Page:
Abstract: Nurses are usually the most numerous professionals in the healthcare workforce, and their contribution is a core component in attaining the policy objectives of improved productivity, quality of care and effectiveness in the health sector. The recent global economic crisis, and its related impacts on health sector funding and health labour market dynamics, has reinforced these policy priorities. This report reviews the impact of pay increases on nurses’ labour market indicators. It presents background data on trends in the numbers of nurses and the remuneration of nurses in OECD countries; summarises the limited evidence base on pay and labour market behaviour; reports on four case study countries where a significant pay raise was awarded to at least some categories of nurses in recent years in response to perceived labour market challenges – the United Kingdom (UK), New Zealand, Finland and the Czech Republic – using a variety of indicators to illustrate impact; and concludes with key points for policy makers. There has been variable growth in nurses’ employment levels in OECD countries in recent years, and nurses’ pay rates, in comparison to other earnings in national economies, vary markedly across OECD countries. The country case studies in this report highlight that there were several main drivers for the implementation of a pay rise for nurses, and also identified a range of possible indicators that can be used to assess the impact of changes to nurses’ pay. The main impetus for a pay increase came from: labour market concerns (geographic or specialty shortages), which were reported in all four countries; pay equity issues (New Zealand and the UK); structural changes in the pay systems (e.g., increased flexibility) (Finland, New Zealand and the UK); attempts to improve organizational productivity and the quality of care (UK); and improving international pay competitiveness (Czech Republic after EU accession). The review concludes by arguing that how nurses are paid - as well as how much they are paid – is an issue worthy of more detailed examination. While the same policy drivers exist in most OECD countries, nurses’ pay systems are very different. The findings suggest that, in the short term at least, the pay increases in the four countries contributed to an increase in the potential “new” supply of entrants to nurse education; the effect on those already in work is more difficult to assess, as their behaviour is also impacted by the complex interaction of other aspects, such as working environment and working conditions, career possibilities, and individuals' priorities.<BR>Le personnel infirmier est habituellement la catégorie la plus nombreuse des professionnels de santé, et leur contribution joue un rôle essentiel dans l’atteinte des objectifs d’amélioration de la productivité, de la qualité des soins et de l’efficacité dans le secteur de la santé. La crise économique mondiale récente, et ses impacts sur le financement des dépenses de santé et sur la dynamique du marché du travail dans ce secteur, est venue renforcer ces objectifs. Ce rapport examine l’impact des augmentations de salaire sur les indicateurs du marché du travail du personnel infirmier. Il présente des données de base sur les tendances concernant le nombre d’infirmières et leur rémunération dans les pays de l’OCDE ; résume les résultats des travaux de recherche disponibles sur les liens entre la rémunération des infirmières et les comportements sur le marché du travail ; présente de façon plus détaillée quatre études de cas de pays (Royaume-Uni, Nouvelle-Zélande, Finlande et République tchèque) où des augmentations significatives de salaire ont été octroyées à au moins certaines catégories d’infirmières et analyse l’impact de ces augmentations en utilisant différents indicateurs ; et conclut par quelques points clés à l’attention des décideurs politiques. La croissance de l’emploi du personnel infirmier a été variable au cours des dernières années dans les pays de l’OCDE, et les salaires des infirmières, en comparaison avec le salaire moyen dans chacun des pays, varient fortement d’un pays à l’autre, Les études de cas présentées dans ce rapport mettent en évidence plusieurs facteurs ayant entraîné une augmentation significative des salaires des infirmières dans les quatre pays en question, et identifient une série d’indicateurs susceptibles d’être utilisés pour mesurer l’impact de ces augmentations. Les principaux moteurs de ces augmentations de salaire sont venus : d’inquiétudes concernant le marché du travail dans les quatre pays (des pénuries sur le plan géographique ou au niveau de certaines spécialités) ; de questions entourant l’équité salariale (Nouvelle-Zélande et Royaume-Uni) ; des changements structurels dans les systèmes de paiements, notamment la mise en place d’une plus grande flexibilité (Finlande, Nouvelle- Zélande et Royaume-Uni) ; de tentatives d’amélioration de la productivité et de la qualité des soins (Royaume-Uni) ; et de l’amélioration de la compétitivité internationale des salaires (République tchèque après son entrée dans l’UE). Une des conclusions de ce rapport est que non seulement le niveau moyen de rémunération des infirmières mais aussi les méthodes de paiement mériteraient des études plus approfondies. Ces méthodes de paiement varient fortement d’un pays à l’autre alors que les mêmes défis se posent dans la plupart des pays. Les résultats des études de cas suggèrent qu’au moins à court terme, les augmentations de salaire des infirmières dans les quatre pays ont contribué à accroitre le nombre de personnes intéressées à étudier et travailler dans ce domaine. Il est toutefois difficile d’évaluer l’impact que ces augmentations ont eu sur les infirmières déjà sur le marché du travail, étant donné que leur comportement est aussi affecté par de nombreux facteurs tel que l’environnement et les conditions de travail ainsi que les priorités individuelles.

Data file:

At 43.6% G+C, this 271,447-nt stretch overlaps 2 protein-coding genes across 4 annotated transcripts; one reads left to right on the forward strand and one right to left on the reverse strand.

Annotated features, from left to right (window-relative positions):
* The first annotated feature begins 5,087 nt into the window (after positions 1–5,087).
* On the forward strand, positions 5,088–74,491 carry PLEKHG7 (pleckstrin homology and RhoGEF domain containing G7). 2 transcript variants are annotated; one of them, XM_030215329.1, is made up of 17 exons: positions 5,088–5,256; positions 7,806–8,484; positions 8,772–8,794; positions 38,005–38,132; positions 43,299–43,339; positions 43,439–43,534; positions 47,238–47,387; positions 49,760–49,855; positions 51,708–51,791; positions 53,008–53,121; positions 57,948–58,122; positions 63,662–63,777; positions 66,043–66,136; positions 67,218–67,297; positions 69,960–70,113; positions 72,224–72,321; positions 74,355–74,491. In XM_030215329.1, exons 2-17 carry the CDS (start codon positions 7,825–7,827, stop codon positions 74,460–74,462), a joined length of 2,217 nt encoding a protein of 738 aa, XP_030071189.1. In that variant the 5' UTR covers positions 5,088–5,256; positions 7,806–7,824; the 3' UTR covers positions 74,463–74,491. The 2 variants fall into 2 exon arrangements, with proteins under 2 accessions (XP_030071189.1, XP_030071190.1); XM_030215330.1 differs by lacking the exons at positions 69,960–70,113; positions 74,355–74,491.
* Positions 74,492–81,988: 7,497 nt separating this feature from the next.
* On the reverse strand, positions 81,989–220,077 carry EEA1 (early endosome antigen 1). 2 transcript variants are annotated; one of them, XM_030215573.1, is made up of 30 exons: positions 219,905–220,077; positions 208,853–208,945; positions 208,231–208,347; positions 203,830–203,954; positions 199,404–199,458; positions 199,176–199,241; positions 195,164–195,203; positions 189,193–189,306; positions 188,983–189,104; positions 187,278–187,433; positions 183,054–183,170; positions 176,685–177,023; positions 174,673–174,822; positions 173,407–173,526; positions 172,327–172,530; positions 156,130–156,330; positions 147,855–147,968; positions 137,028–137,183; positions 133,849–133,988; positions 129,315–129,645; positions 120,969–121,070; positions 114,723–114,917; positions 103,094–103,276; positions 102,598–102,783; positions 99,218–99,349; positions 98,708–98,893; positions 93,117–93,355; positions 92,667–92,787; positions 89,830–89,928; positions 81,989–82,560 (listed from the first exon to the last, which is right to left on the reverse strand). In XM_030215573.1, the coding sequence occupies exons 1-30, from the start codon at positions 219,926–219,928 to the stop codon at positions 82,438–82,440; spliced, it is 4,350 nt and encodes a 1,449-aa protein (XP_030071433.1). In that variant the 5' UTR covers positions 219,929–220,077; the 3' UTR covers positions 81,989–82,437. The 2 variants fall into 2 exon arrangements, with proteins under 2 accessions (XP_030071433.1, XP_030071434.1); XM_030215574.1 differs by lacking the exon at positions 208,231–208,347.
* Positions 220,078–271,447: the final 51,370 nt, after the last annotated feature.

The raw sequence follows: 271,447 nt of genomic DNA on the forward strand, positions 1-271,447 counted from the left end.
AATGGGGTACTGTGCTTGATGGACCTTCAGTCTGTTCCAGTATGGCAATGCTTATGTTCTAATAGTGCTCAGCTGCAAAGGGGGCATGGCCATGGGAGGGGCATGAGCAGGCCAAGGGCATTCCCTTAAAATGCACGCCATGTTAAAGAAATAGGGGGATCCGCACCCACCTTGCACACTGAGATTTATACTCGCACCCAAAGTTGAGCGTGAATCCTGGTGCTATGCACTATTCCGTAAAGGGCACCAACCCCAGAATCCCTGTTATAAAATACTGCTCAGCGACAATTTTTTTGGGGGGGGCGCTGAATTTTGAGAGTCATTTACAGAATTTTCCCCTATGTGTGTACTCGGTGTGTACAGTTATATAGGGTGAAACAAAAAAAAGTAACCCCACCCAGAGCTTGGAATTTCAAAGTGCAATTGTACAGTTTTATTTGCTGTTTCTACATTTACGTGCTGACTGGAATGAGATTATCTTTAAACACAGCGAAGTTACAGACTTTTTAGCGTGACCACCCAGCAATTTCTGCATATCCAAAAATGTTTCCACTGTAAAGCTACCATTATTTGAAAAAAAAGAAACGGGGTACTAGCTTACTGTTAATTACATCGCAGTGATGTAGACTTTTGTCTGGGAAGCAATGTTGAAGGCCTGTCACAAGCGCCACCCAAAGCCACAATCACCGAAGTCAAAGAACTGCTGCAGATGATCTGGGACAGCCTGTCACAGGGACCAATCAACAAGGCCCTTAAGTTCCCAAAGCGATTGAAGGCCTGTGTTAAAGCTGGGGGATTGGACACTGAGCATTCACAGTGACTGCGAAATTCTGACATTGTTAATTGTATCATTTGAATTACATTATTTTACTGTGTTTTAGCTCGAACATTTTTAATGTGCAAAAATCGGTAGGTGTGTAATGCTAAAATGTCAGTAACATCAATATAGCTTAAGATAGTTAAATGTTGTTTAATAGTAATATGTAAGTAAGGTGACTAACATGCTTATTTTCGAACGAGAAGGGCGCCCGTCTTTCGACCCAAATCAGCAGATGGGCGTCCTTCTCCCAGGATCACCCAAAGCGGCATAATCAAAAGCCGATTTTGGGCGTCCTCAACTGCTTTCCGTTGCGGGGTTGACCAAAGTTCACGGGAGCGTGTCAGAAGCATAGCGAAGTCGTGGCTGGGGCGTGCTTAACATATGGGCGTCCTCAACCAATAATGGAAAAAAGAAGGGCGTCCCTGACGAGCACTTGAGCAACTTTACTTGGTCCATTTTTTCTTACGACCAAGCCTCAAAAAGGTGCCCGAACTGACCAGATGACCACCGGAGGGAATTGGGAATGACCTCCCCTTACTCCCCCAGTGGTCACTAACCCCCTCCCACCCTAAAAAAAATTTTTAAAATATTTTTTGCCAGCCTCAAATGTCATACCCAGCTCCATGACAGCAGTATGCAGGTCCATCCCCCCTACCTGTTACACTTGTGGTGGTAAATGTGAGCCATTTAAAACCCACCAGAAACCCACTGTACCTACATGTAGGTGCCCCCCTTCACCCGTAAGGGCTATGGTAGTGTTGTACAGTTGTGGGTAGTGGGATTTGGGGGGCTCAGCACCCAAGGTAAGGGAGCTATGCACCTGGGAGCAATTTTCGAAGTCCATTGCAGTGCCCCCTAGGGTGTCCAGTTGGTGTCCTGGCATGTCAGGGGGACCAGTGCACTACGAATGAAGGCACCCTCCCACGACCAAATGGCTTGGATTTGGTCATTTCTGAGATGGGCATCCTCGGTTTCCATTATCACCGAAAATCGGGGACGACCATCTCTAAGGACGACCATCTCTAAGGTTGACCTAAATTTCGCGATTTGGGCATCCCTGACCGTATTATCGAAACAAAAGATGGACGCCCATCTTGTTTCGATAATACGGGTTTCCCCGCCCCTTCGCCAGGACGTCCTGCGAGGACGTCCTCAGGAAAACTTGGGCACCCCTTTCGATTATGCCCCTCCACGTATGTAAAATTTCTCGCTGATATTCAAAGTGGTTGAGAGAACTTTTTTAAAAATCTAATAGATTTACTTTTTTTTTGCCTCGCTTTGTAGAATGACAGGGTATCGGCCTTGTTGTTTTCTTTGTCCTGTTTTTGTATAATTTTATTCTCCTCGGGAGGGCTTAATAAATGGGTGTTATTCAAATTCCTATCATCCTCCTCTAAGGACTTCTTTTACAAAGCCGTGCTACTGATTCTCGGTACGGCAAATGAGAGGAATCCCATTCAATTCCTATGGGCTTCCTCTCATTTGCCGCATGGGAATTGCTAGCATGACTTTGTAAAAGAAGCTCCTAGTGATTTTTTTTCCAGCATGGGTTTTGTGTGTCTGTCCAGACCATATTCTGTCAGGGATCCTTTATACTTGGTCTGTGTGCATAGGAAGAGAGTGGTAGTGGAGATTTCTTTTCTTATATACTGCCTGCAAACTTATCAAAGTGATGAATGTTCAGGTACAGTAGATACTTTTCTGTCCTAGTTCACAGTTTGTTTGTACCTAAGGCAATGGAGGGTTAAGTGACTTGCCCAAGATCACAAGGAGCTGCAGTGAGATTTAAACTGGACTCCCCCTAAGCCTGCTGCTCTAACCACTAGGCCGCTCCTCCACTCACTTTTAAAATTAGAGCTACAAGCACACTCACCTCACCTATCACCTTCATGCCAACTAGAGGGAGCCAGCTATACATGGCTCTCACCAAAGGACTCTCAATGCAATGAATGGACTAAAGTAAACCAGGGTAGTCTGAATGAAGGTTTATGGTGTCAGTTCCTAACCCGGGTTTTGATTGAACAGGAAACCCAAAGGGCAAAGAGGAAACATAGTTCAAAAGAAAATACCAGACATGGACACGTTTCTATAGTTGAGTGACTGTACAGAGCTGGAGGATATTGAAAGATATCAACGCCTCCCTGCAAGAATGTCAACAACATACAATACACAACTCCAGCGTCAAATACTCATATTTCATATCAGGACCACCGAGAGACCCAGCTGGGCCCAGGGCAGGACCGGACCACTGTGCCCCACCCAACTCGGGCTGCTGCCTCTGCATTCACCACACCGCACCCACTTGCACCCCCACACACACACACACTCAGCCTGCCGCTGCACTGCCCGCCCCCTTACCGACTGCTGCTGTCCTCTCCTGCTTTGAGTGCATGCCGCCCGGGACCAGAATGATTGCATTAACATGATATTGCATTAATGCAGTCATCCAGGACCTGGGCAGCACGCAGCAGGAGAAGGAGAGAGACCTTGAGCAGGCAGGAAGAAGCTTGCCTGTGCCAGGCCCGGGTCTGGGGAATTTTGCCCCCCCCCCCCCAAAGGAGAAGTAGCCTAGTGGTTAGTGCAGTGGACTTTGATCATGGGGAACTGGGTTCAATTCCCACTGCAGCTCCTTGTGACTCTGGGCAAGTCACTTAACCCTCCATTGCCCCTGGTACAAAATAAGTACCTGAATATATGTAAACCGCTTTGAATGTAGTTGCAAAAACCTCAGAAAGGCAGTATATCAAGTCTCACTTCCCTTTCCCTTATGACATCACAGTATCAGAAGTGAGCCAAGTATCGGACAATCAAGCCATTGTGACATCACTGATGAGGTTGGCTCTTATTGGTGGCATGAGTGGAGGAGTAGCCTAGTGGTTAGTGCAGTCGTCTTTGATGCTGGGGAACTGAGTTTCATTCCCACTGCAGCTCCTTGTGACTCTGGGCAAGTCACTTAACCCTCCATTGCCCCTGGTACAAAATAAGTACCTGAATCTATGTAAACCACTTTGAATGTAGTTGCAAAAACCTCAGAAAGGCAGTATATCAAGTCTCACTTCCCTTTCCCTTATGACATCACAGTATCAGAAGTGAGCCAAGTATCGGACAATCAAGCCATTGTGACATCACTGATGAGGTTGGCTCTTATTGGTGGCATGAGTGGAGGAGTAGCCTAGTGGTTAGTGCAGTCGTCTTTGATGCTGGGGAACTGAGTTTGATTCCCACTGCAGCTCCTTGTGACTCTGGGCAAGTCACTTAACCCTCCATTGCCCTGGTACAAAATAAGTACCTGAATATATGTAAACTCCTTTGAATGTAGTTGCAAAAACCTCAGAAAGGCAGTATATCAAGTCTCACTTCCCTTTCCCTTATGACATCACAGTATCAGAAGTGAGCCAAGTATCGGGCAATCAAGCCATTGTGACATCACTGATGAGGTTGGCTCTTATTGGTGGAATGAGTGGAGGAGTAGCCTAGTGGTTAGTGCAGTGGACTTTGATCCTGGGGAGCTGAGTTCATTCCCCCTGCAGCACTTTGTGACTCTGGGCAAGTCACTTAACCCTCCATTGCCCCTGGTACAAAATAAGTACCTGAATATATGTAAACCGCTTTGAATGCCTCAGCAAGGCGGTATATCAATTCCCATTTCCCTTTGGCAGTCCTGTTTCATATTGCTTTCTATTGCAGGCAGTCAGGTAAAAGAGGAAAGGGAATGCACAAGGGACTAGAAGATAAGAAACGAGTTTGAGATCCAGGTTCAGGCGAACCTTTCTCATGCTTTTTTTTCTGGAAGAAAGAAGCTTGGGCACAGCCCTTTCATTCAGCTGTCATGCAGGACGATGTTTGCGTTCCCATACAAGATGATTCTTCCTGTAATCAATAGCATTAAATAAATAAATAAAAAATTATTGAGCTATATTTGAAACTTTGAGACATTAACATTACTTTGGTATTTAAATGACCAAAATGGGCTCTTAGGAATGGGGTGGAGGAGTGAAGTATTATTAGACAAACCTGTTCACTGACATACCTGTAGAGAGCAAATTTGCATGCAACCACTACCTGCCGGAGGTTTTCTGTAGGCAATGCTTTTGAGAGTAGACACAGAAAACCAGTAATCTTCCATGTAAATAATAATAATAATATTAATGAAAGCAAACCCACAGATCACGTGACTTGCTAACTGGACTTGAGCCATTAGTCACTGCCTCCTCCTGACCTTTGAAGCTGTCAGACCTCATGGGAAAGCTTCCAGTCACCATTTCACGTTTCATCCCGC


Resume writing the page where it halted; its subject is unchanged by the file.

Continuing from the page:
JEL: I10 I18 J2
    Date: 2011–08–30